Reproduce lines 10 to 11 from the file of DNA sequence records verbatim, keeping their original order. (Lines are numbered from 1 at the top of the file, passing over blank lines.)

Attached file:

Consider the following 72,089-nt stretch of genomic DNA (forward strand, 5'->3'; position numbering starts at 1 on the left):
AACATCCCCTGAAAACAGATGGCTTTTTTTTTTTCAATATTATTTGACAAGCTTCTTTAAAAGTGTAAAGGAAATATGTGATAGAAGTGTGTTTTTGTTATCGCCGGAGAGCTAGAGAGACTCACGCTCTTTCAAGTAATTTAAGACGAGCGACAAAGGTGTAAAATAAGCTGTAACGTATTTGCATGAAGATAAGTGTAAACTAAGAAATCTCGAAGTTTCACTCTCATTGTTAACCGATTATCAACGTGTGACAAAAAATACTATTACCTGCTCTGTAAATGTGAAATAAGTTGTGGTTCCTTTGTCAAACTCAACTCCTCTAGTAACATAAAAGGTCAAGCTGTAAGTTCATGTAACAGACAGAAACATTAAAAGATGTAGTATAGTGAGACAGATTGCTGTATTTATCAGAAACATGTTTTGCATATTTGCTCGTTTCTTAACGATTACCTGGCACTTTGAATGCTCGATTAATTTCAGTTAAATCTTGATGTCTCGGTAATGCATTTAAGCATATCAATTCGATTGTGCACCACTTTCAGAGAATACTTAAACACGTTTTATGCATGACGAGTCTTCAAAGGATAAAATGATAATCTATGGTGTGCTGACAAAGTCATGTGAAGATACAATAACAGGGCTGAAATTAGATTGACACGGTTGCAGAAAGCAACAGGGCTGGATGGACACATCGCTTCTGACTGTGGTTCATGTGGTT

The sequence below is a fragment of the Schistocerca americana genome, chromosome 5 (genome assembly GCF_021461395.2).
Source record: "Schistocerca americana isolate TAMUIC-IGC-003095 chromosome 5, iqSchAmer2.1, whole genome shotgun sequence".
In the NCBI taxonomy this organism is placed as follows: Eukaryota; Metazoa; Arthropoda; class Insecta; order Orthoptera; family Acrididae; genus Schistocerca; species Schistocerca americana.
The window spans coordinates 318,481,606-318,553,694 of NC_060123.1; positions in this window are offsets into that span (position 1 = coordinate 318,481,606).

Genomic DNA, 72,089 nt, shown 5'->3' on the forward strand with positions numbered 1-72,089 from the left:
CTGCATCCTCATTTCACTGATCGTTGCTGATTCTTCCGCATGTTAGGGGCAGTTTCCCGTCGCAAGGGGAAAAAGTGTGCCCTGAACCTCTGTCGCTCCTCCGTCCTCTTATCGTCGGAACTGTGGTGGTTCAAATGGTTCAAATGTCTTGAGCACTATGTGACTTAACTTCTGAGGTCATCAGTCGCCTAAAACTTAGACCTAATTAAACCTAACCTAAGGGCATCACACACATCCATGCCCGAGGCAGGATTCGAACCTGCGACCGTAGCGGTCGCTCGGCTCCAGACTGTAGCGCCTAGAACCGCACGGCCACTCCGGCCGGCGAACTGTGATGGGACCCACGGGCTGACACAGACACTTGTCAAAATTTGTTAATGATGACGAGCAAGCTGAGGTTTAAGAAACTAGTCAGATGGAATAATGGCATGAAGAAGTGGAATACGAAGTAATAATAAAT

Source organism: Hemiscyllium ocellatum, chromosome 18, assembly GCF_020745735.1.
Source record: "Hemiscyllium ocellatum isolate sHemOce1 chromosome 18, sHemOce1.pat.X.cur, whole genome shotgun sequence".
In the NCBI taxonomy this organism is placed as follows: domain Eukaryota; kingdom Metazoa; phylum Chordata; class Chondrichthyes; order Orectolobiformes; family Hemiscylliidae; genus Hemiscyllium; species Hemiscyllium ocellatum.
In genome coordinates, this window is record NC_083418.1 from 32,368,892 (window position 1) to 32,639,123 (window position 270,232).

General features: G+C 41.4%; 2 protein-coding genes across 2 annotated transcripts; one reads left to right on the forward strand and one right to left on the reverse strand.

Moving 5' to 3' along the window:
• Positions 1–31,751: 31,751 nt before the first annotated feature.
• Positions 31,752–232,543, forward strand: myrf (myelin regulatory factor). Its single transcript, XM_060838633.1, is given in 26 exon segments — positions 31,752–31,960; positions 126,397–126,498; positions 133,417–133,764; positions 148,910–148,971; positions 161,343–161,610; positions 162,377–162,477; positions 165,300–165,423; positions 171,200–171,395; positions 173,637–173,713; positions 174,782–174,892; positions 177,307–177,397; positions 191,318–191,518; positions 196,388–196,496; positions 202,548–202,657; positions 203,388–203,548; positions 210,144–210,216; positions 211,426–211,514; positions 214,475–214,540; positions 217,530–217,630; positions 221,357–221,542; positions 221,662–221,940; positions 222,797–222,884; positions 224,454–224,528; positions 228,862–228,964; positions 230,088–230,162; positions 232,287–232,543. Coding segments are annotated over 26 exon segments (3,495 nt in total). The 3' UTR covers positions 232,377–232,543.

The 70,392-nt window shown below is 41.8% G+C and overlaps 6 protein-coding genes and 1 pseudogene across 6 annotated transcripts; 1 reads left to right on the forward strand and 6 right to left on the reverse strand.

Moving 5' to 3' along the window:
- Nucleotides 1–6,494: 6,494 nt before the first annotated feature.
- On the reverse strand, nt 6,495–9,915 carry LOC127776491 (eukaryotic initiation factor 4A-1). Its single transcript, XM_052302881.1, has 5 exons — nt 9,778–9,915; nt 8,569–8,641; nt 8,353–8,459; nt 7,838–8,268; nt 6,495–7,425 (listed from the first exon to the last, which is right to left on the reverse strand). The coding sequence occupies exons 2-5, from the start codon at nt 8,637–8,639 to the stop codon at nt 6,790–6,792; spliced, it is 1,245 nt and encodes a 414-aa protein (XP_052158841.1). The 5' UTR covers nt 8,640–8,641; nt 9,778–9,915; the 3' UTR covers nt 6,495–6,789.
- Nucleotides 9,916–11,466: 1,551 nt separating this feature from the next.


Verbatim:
Source record: "Hemiscyllium ocellatum isolate sHemOce1 chromosome 18, sHemOce1.pat.X.cur, whole genome shotgun sequence".
In the NCBI taxonomy this organism is placed as follows: domain Eukaryota; kingdom Metazoa; phylum Chordata; class Chondrichthyes; order Orectolobiformes; family Hemiscylliidae; genus Hemiscyllium; species Hemiscyllium ocellatum.